Boosting Your ABCs
by Larissa Ksar, Occupational Therapist, Bay Area
1. Develop fine motor skills.
Fine motor skill is the coordination of the small muscles of our hands with our eyes. Our students may not come to school with fully developed fine motor skills, which will impact their ability to engage in many classroom tasks such as handwriting, scissor use and management of classroom tools. In order for our students to succeed in school, it is imperative that we foster the development of these skills. Try adding these activities to your classroom workstations:
- Add tongs to a literacy center in order to improve dexterity and the skill side of the hand
- Use small manipulatives as counters to encourage a mature pincer grasp
- Have students roll out play dough or clay to build the arches of their hands and visual motor skills as they turn their rolled dough into shapes for a math workstation
Know what is expected of your students developmentally, and reach out to your occupational therapist if you notice that your student’s skills are delayed. Here are developmental expectations for young students.
2. It’s more than pen and paper.
Handwriting goes beyond just the tools that are used to get words on paper. Desk and chair heights are important for our students to be able to concentrate on their writing. While
our students share desks, there are easy adaptations that we can make to the physical environment to ensure that each of our students is set up properly.
- Add a footrest for those student’s whose feet don’t touch the ground
- Add a seat cushion for those student’s who are hunching their shoulders in order to reach the desktop
- Add a slantboard to the desktop for those students who are leaning over their desk in order to see their work
- Allow the use of a clipboard for those student’s who are not able to manage their papers
If students are comfortable and able to maintain an upright posture, they will be able to access the academic task presented, rather than focus on meeting their physical needs.
3. Teaching formation is important, too!
Just as learning any skill requires direct instruction and lots of practice, our students need consistent, direct instruction in letter formation in order to develop their handwriting skills. As little as 15 minutes of daily direct instruction in letter and number formation will build the foundation necessary for handwriting proficiency. Adding multi-sensory access to letter formation also stimulates more connections in our brains and solidifies the skill. Once letter formation becomes automatic, our students are able to increase their speed and fluidity with the physical act of writing, and can then focus on the content of their writing allowing them to produce higher-level work.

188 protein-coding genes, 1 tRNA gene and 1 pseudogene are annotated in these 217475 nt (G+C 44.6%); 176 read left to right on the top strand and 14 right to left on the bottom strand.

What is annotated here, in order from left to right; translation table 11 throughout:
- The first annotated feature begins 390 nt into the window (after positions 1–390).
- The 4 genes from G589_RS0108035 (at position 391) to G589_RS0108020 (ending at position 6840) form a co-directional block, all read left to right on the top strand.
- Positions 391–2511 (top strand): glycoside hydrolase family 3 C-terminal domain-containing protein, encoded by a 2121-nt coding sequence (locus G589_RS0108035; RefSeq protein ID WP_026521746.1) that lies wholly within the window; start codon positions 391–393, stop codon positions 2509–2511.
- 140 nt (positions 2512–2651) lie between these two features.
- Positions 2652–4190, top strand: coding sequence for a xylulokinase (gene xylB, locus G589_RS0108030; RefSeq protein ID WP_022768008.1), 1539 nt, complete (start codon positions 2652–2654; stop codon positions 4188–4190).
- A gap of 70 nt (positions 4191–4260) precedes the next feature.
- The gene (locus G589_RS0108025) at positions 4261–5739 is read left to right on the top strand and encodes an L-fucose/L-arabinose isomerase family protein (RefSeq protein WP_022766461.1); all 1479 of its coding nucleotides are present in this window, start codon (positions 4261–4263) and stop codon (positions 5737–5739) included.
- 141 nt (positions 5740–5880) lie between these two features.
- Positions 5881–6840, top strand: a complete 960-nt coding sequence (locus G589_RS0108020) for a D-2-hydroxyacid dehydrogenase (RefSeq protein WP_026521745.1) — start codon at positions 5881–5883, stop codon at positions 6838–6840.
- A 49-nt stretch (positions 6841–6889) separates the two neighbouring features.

4. Consider requisite skills.
In order for handwriting to develop, many additional skills are required. Our students need to know the names of letters, numbers, and shapes as well as demonstrate visual motor coordination and orthography. If students are struggling with these requisite skills, we need to address these before we can expect handwriting proficiency.
5. How can your occupational therapist help?
Occupational therapists (OTs) are experts in fine motor skill development, as well as visual motor skill development. OTs are a great resource for teachers to develop fine motor ideas for literacy and math work station; a thought partner in adapting curriculum and the environment to meet individual student’s needs; and specialists in identifying the functional skills that are needed for school participation. If you would like to thought partner to build handwriting instruction into your day, or problem solve for a specific student, please reach out. Your campus OT can be a great resource to support you and your students.
How do you accommodate for all learners? Share with us! ➟ @RocketshipEd
Larissa has worked at Rocketship’s Bay Area schools since 2013. Prior to that, she worked at a private practice clinic and a county program in San Jose, California. Larissa is passionate about meeting student’s fine motor, sensory, and social skills needs in and out of the classroom setting. By working with teachers and school staff to identify and leverage their strengths, Larissa is able to suggest helpful modifications that can help students improve their access to classroom curriculum. Larissa lives with her husband in San Jose and spends her time running half marathons, crafting, and traveling the world as much as she can.
Published on January 13, 2016